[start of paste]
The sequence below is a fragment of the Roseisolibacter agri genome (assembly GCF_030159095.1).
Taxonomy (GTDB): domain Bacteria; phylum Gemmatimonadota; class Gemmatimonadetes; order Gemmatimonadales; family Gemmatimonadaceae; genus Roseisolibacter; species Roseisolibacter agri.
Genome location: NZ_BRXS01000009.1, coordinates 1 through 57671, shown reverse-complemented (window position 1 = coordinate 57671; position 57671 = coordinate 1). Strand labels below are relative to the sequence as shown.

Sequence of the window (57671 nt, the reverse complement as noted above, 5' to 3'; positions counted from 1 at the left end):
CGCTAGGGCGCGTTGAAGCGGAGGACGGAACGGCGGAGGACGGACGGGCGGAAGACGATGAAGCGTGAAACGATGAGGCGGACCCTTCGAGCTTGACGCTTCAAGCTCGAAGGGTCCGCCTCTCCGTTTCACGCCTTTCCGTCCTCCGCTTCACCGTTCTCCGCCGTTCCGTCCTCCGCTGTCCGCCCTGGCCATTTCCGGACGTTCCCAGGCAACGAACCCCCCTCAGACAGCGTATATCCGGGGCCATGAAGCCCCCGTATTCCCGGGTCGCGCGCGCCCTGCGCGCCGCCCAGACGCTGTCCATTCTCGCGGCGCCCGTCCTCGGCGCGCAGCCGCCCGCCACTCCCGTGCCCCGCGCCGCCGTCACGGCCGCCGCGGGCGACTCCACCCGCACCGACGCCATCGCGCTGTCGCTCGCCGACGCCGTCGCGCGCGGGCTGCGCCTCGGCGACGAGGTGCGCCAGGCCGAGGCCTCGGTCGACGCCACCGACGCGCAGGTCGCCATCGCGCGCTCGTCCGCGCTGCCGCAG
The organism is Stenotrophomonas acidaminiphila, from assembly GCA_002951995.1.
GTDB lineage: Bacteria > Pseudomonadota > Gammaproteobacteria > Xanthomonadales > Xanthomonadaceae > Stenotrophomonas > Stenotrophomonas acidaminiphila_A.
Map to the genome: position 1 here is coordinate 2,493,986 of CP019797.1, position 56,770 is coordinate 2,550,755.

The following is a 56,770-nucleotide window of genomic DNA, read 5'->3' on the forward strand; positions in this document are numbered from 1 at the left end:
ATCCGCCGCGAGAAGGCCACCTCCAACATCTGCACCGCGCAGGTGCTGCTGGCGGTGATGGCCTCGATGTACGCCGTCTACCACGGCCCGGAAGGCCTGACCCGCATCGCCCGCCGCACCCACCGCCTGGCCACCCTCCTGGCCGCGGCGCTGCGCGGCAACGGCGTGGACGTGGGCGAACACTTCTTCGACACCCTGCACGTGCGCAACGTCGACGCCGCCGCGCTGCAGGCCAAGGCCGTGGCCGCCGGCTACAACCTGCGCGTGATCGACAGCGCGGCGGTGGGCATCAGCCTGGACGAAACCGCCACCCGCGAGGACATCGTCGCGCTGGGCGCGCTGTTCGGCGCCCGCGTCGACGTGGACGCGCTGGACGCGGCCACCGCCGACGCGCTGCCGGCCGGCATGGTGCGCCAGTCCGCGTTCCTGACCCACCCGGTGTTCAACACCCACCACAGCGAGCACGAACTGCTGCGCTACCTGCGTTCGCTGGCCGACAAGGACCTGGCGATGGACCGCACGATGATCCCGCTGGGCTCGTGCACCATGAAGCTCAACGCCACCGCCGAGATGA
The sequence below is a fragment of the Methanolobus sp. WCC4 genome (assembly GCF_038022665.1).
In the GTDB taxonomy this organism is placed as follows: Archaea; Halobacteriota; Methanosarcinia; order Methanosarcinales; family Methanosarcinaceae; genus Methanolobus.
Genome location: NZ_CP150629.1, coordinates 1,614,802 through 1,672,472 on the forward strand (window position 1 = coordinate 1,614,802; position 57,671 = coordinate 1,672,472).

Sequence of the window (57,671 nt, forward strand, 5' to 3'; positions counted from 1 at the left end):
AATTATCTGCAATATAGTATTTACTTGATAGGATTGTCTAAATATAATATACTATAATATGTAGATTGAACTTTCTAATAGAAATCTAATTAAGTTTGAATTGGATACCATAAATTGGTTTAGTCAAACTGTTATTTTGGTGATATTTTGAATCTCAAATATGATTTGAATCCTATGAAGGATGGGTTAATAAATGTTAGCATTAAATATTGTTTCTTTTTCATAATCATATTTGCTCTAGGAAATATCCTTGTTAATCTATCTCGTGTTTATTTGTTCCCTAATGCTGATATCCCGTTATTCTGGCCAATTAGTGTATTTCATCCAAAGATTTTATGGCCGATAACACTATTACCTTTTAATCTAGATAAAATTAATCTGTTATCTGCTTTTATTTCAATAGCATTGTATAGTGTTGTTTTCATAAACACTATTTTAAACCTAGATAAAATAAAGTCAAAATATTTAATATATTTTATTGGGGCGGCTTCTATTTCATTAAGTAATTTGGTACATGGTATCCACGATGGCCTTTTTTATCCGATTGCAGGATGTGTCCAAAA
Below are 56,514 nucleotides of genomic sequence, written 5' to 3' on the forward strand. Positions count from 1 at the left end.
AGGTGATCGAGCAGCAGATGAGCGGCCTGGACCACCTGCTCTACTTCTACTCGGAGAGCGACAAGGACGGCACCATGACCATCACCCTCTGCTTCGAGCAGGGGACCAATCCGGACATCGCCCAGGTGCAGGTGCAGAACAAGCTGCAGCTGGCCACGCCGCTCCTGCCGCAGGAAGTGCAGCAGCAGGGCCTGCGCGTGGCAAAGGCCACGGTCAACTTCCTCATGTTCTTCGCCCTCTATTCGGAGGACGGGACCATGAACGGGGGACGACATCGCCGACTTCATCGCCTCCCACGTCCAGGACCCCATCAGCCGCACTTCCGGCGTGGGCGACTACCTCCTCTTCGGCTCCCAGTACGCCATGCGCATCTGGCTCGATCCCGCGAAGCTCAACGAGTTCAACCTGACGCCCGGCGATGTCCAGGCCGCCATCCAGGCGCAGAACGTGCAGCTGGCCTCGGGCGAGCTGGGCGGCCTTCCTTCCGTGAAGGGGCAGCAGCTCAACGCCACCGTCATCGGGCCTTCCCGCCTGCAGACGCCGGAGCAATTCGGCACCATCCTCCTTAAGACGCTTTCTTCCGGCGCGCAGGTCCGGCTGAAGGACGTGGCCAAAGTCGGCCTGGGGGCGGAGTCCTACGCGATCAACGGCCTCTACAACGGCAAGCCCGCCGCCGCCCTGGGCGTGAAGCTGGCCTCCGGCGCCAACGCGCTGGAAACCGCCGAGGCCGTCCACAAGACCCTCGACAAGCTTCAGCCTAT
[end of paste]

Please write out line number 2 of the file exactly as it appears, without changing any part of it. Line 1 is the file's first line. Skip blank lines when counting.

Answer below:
Taxonomy (GTDB): domain Bacteria; phylum Gemmatimonadota; class Gemmatimonadetes; order Gemmatimonadales; family Gemmatimonadaceae; genus Roseisolibacter; species Roseisolibacter agri.